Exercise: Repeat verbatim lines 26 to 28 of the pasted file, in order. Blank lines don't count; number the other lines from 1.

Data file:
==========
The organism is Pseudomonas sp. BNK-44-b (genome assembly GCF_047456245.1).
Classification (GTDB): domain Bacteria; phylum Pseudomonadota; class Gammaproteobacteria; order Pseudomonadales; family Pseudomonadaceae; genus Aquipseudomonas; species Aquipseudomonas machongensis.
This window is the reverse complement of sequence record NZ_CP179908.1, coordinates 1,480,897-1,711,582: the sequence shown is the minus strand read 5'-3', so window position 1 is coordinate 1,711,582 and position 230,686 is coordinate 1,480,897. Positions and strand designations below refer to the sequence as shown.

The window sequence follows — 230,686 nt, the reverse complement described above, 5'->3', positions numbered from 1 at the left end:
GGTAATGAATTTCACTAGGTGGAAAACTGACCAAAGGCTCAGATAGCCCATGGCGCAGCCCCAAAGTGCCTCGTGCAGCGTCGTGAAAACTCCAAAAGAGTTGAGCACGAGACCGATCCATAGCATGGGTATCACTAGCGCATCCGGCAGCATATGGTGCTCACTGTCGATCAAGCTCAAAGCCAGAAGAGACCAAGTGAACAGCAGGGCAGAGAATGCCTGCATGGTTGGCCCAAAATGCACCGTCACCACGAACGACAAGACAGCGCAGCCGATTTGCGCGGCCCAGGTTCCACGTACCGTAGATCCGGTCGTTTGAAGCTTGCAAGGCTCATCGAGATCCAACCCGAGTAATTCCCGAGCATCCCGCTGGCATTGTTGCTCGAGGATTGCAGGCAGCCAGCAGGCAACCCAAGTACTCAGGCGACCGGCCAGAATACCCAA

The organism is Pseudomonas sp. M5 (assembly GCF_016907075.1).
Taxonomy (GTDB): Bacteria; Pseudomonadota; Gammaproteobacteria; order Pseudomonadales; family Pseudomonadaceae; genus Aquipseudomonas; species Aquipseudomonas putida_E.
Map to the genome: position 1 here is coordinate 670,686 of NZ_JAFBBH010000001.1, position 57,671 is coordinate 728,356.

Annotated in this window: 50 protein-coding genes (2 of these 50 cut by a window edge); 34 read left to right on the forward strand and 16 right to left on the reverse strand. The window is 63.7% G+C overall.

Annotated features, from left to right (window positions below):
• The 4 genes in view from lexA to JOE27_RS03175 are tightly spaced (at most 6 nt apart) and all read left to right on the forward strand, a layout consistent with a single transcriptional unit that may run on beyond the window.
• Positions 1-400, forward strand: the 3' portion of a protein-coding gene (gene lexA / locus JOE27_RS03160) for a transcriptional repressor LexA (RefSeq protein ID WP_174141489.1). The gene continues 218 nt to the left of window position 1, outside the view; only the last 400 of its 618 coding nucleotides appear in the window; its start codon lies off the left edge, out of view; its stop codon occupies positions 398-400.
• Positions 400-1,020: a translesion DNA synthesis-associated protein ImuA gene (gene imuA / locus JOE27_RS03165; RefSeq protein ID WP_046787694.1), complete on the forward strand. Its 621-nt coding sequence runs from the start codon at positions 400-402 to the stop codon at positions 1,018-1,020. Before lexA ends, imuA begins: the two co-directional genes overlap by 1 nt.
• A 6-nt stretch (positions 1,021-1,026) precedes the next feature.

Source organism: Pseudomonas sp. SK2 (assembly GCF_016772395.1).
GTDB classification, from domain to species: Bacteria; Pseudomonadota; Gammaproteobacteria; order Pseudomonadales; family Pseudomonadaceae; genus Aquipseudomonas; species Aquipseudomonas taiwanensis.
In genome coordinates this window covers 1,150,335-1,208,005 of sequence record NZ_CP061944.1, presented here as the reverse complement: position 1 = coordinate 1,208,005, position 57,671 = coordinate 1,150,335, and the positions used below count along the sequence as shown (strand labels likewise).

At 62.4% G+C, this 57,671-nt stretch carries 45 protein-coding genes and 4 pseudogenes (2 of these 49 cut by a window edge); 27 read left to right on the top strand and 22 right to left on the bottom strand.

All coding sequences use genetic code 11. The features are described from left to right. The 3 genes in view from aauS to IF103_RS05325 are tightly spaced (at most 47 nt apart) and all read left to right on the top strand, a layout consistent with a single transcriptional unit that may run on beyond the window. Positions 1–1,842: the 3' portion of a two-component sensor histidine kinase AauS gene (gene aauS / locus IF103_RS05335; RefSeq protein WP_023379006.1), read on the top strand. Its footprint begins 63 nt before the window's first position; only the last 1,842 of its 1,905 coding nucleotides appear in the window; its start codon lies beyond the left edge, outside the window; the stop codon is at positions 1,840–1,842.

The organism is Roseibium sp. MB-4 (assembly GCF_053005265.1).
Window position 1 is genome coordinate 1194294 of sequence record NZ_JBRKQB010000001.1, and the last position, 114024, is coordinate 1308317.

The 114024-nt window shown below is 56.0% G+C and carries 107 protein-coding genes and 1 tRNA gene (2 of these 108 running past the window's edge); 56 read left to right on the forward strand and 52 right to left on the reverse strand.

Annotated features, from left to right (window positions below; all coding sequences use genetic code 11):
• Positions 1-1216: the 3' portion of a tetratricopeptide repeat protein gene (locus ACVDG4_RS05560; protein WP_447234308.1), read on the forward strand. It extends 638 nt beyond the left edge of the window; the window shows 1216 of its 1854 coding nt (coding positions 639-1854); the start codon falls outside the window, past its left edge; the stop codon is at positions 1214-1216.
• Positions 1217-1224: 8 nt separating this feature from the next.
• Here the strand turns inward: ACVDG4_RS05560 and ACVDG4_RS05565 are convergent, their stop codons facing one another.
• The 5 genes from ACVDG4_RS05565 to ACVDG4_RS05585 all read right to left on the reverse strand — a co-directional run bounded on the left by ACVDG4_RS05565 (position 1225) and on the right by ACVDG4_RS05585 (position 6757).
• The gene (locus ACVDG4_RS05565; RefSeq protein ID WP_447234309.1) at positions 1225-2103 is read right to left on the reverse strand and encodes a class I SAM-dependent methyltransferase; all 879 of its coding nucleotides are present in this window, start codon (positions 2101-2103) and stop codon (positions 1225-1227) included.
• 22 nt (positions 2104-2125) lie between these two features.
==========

• Here the strand turns inward: ACVDG4_RS05560 and ACVDG4_RS05565 are convergent, their stop codons facing one another.
• The 5 genes from ACVDG4_RS05565 to ACVDG4_RS05585 all read right to left on the reverse strand — a co-directional run bounded on the left by ACVDG4_RS05565 (position 1225) and on the right by ACVDG4_RS05585 (position 6757).
• The gene (locus ACVDG4_RS05565; RefSeq protein ID WP_447234309.1) at positions 1225-2103 is read right to left on the reverse strand and encodes a class I SAM-dependent methyltransferase; all 879 of its coding nucleotides are present in this window, start codon (positions 2101-2103) and stop codon (positions 1225-1227) included.